Smyth tells a great tale of what happens when an element of competition is introduced within a circle of friends. It could even be a metaphor for modern day society in which manners; honesty, and consideration towards others count for nothing as it’s every man for himself, and indeed many of the characters do exactly as they please and take what they want at the expense of the others. All the characters are flawed in one way or another but I have to say that  by the end of the novel, I really couldn’t stand most of them. Gossipy, bitchy, uptight, highly-strung, back-stabbing… all thanks to a three-course meal! It also seemed quite obvious to me that one character had an alcohol problem while another seemed to be suffering from a mild form of depression but neither of these issues were touched upon. I was also quite disappointed that the endings to some of the sub-plots were not neatly tied-up but were just left hanging.

However, I really did enjoy reading Dinner At Mine. It was thoroughly entertaining. I’m sure many of my fellow commuters thought I was a bit of a lunatic, grinning away to myself, but there were also moments were I felt quite sorry for some of the characters, and believe me, if I could have climbed into this book and given some of the characters a good slap – I would have!

A great book published by Simon and Schuster in 2012. I can’t wait to read Smyth’s next novel.

 

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The Unexpected Tale Of The Flypaper

 

Being a fan of quality television and having an intense dislike for most of the reality rubbish that is on these days, I’ve taken to watching old episodes of Tales Of The Unexpected – the show which features dancing silhouettes emerging from flames in its opening credits along with a freakish yet seductive theme tune which has something of a carousel vibe! It was very popular in the 1980s although I didn’t get to see many episodes due to it being on way past my bedtime!

 

But I’m making up for lost time now and really enjoying the episodes. As usual every episode ends with an unexpected twist – and I spend the last ten minutes of every episode trying to suss out the twist. I’m happy to say that I’m usually wrong as I like the element of surprise.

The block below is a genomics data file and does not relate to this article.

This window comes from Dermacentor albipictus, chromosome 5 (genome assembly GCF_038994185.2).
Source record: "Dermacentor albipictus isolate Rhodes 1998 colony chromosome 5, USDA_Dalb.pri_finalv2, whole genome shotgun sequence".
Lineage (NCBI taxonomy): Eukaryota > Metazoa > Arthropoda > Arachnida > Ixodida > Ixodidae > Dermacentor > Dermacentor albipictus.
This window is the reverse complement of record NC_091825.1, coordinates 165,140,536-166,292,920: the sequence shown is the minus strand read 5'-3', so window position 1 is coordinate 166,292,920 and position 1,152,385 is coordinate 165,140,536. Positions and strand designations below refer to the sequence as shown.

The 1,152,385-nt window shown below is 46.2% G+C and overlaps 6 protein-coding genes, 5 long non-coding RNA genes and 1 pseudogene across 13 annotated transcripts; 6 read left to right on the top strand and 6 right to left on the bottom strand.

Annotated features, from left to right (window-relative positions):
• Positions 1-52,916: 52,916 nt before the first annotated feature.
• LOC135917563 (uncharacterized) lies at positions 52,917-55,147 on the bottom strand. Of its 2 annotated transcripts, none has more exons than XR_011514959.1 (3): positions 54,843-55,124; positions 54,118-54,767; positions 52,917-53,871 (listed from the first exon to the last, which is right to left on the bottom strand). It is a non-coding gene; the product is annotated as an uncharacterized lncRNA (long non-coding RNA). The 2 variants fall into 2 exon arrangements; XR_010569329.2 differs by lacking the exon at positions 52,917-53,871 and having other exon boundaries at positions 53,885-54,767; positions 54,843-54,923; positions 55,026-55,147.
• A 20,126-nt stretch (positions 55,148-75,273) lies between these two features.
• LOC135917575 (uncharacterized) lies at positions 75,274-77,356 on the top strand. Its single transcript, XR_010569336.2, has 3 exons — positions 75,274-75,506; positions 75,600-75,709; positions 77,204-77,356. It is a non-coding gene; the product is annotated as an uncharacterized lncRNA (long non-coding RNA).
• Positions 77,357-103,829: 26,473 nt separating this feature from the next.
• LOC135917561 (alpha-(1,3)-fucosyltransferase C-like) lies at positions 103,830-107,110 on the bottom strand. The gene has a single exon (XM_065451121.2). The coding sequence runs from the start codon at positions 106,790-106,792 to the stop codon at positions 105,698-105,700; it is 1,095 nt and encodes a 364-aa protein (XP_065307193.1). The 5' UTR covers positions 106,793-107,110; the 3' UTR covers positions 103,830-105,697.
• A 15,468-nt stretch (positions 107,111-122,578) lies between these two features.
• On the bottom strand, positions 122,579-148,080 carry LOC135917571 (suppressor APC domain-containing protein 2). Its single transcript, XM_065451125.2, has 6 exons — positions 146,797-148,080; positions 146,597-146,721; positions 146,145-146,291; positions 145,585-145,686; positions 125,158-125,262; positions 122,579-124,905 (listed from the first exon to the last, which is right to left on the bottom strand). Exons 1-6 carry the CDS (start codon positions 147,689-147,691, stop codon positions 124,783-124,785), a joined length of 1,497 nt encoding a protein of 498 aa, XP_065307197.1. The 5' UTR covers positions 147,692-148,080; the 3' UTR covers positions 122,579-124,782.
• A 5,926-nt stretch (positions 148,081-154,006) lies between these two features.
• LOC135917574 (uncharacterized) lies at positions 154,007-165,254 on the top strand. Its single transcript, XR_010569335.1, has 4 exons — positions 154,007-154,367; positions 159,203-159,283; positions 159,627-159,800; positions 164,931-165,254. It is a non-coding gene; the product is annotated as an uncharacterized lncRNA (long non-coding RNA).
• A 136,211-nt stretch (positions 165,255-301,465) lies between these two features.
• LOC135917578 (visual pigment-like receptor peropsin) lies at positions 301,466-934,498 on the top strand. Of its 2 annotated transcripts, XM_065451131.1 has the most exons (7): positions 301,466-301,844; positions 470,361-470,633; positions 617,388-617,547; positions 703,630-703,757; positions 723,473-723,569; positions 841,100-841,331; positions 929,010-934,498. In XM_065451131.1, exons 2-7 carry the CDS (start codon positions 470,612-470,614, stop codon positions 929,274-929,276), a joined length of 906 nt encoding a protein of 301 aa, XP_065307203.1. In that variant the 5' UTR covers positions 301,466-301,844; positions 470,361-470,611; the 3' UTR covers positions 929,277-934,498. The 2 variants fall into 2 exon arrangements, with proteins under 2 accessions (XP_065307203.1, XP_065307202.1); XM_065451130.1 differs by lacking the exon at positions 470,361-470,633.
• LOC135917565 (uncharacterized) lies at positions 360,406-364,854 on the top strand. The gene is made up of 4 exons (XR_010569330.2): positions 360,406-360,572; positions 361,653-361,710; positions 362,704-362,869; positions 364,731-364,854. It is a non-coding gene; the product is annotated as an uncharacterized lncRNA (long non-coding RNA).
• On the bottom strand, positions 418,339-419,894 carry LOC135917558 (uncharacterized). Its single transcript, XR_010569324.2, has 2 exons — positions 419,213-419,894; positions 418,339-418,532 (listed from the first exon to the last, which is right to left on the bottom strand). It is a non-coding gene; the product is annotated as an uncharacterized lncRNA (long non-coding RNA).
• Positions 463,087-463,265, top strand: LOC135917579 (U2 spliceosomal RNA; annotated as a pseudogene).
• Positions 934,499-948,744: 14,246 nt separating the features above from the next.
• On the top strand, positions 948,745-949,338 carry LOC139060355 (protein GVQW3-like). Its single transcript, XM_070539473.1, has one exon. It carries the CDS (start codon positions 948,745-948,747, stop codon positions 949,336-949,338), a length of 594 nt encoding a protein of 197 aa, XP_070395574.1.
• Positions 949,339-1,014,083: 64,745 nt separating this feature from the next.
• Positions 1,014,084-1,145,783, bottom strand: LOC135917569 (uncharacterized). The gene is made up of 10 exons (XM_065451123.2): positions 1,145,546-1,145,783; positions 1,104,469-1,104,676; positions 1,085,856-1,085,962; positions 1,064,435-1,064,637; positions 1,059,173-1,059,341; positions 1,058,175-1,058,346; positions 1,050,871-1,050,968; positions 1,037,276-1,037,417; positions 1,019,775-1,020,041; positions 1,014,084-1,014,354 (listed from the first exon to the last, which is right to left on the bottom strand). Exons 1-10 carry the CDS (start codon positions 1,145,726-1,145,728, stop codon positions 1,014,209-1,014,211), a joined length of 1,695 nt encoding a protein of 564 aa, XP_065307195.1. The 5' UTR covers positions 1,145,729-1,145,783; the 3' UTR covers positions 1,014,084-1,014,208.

However one episode which left me more than just a little surprised is the notorious The Flypaper written  by Elizabeth Taylor (no, not that Elizabeth Taylor!) I have yet to watch every episode of Tales of The Unexpected but I’m sure when I do I won’t find any that is as chilling and disturbing as The Flypaper. It was so creepy it was all I could think about for days.

The story centres around recently orphaned Sylvia Wilkinson who lives with her cold and uncaring old battle-axe of a grandmother. At this particular time, there is a child killer on the loose and Sylvia becomes anxious as she catches glimpses of a middle-aged man who she thinks might be following her. He manages to board her bus one day just as she thinks she has escaped him and starts to harass the timid schoolgirl. Thankfully for Sylvia, a kind and motherly lady witnesses the man’s behaviour and comes to Sylvia’s rescue… but far from being safe, Sylvia’s nightmare has just begun. The viewer can definitely empathise with Sylvia and sense her acute fear; her feelings of powerlessness and the overwhelming feeling of claustrophobia.

The underlying message of the tale is that you can’t trust anyone and really brings home the issue of ‘stranger danger.’ What made the episode even more dark and macabre is that despite it having been made more than 30 years ago, with today’s dangers of stalking, abuse, abduction and child disappearances, it is probably more relevant today than it was back then.

It is such an effective piece of drama that I actually think it might be an idea to show it in schools in order to explain to schoolchildren why they should be careful of people they don’t know. Even though The Flypaper probably didn’t intend to be, it’s quite an educational episode. The only problem is that there’d be a lot of irate mums and dads who’d have to put up with their kids taking refuge in their rooms (just like I used to!)

 

One of the good things about this episode is that it has introduced me to the work of Elizabeth Taylor (the non-Oscar winner!) and I’m interested in reading her novels and short stories. I can’t wait to watch the rest of the episodes… although I know that none of them will be anything like The Flypaper